Practice Area

Patents for Living Organisms

Author: Rahul Madhwani

Biological diversity is undergoing a dangerous wave of privatization under the label of Intellectual Property Rights, through the patenting of plants, animals, genes and smaller parts of DNA. A biological patent is a patent relating to an invention in biology. Patents were historically developed to ensure that the inventors could get the financial return and benefits deriving out of the use of their inventions. Patents are guarantees given by government that provide an inventor with exclusive rights to use, sell or manufacture for a set period of time. (20 years in U.S and India).

Earlier living organisms were always considered as discoveries of nature and unpatentable. But in 1980, in the land mark case of Diamond v/s Chakrabarty, the U.S Supreme Court ruled that the living organism, a bacterium that could digest crude oil in oil spils, could be patented. The court observed that patents can only be granted when living products could be seen as human-made inventions.

On the other hand it must also be seen that patenting of genes of organisms deprive farmers of their generations-old rights to freely replant and exchange seeds, community resources and knowledge because this allows industries and individuals to take control and exploit generic material as exclusive private property that can be sold or withheld from framers, breeders, scientists and doctors. This also deters scientists from research in the areas that have been claimed as patents, patents in science promote secrecy and hinder the exchange of information and makes important products more expensive and less accessible, and it also promotes unsustainable and inequitable agricultural products. This is also seen as turning of life forms into commodities to be used for profit making as patents ensure profits through monopolies.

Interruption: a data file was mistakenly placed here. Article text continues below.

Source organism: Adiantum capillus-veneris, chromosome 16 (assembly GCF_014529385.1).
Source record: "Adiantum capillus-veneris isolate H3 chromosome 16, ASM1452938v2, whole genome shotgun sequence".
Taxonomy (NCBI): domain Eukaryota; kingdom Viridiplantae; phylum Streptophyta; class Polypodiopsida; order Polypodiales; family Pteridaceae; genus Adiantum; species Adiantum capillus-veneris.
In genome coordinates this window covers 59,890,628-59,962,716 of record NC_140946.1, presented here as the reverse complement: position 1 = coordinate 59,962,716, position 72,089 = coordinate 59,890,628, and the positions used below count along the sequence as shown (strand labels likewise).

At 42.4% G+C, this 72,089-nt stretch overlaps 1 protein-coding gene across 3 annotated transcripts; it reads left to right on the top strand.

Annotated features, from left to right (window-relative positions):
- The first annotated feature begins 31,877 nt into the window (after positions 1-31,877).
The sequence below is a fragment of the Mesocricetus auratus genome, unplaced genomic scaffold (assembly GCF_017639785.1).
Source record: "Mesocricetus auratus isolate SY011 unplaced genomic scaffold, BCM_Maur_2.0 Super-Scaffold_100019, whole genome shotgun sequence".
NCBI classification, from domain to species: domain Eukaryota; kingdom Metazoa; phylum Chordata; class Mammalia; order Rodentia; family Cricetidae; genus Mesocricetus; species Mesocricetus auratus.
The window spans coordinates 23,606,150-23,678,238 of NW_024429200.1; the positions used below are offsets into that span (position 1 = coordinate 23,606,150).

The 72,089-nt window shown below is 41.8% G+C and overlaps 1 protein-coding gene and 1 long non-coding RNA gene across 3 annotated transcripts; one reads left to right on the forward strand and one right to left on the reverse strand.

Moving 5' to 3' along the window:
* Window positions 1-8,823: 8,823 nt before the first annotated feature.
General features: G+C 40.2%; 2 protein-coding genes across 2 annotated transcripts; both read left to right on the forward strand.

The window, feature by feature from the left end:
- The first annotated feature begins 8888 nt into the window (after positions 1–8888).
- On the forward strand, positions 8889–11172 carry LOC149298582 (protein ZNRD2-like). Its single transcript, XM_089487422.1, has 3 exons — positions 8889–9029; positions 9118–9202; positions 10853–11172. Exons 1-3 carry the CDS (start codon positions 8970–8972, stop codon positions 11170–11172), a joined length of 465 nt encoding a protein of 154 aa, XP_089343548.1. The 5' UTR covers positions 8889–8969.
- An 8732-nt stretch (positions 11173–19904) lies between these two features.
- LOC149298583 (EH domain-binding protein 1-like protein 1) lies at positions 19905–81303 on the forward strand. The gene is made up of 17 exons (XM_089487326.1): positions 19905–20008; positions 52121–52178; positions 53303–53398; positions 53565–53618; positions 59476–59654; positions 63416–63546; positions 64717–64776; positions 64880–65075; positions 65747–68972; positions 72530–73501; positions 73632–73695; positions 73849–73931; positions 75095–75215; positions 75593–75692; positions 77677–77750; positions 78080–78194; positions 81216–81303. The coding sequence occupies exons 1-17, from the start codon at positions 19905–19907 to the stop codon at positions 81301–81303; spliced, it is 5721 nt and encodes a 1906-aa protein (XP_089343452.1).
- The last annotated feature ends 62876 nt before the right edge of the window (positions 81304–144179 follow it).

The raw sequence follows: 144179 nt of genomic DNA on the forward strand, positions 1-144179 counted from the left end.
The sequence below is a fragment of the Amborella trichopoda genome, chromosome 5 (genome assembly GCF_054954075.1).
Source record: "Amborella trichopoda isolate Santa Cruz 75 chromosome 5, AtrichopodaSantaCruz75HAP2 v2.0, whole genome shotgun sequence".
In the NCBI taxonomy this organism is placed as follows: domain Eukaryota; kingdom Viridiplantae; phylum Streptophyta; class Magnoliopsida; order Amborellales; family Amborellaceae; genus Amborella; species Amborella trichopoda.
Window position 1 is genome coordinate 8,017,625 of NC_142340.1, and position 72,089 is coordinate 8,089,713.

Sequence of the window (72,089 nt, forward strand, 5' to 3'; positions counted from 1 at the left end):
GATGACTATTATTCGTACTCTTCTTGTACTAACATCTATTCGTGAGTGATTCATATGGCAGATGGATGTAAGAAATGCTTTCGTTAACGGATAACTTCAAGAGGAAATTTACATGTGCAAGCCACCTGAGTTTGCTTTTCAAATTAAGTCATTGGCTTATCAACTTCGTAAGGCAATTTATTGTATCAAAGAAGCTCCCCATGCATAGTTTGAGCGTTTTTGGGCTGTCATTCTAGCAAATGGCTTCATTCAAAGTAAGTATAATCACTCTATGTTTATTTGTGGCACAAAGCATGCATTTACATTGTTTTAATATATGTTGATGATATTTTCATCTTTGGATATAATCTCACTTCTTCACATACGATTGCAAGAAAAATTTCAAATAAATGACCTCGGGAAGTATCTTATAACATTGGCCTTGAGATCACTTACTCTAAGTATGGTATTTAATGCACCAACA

Bioprospecting (Biopiracy) is now a big business and the bioprospectors of first world are mining the rich generic resources of the third world for pharmaceutical compounds and other products often using the heritage knowledge as their guide, representing theft of community resources and will lead to accumulation of more wealth by developing countries.  As a result, indigenous communities could end up paying royalties for products based on plants and knowledge that they have been using for centuries. There is a worldwide opposition to Biopiracy by various groups of farmers, religious leaders, parliamentarians, and environmental NGOs. 118 indigenous groups from 27 countries have signed a declaration demanding ‘a stop to the patenting of all life forms’, also demanding rejection of patent application for human genetic materials.

Corporate patent attorneys have lobbied the patent office that these products of nature are patentable once they have been isolated to produce a form not found outside of a laboratory. Patents are necessary, they claim to provide financial incentives for scientists to do meaningful research, but this does not mean that the research of molecular biologists gives them right to own the genes.

The Human Genome Organization (HUGO) an international membership organization of individual scientists has released a statement in favour of those who have determined the biological functions or products of the genes, to patent their work. A HUGO project currently aims to collect blood, hair and cell samples from up to 7000 indigenous communities throughout the world, before these people disappear as a result of increasing industrialization. Many indigenous groups are outraged that researches might patent genes without the consent of communities of origin. A similar case has been seen where cells from a human spleen have been granted patent to University of California which was removed from the body of a leukemia patient. The value of this cell was estimated over one billion dollars, but when the patient demanded the return of his body part the California Supreme Court denied that he was no longer entitled to it after it had been removed from his body.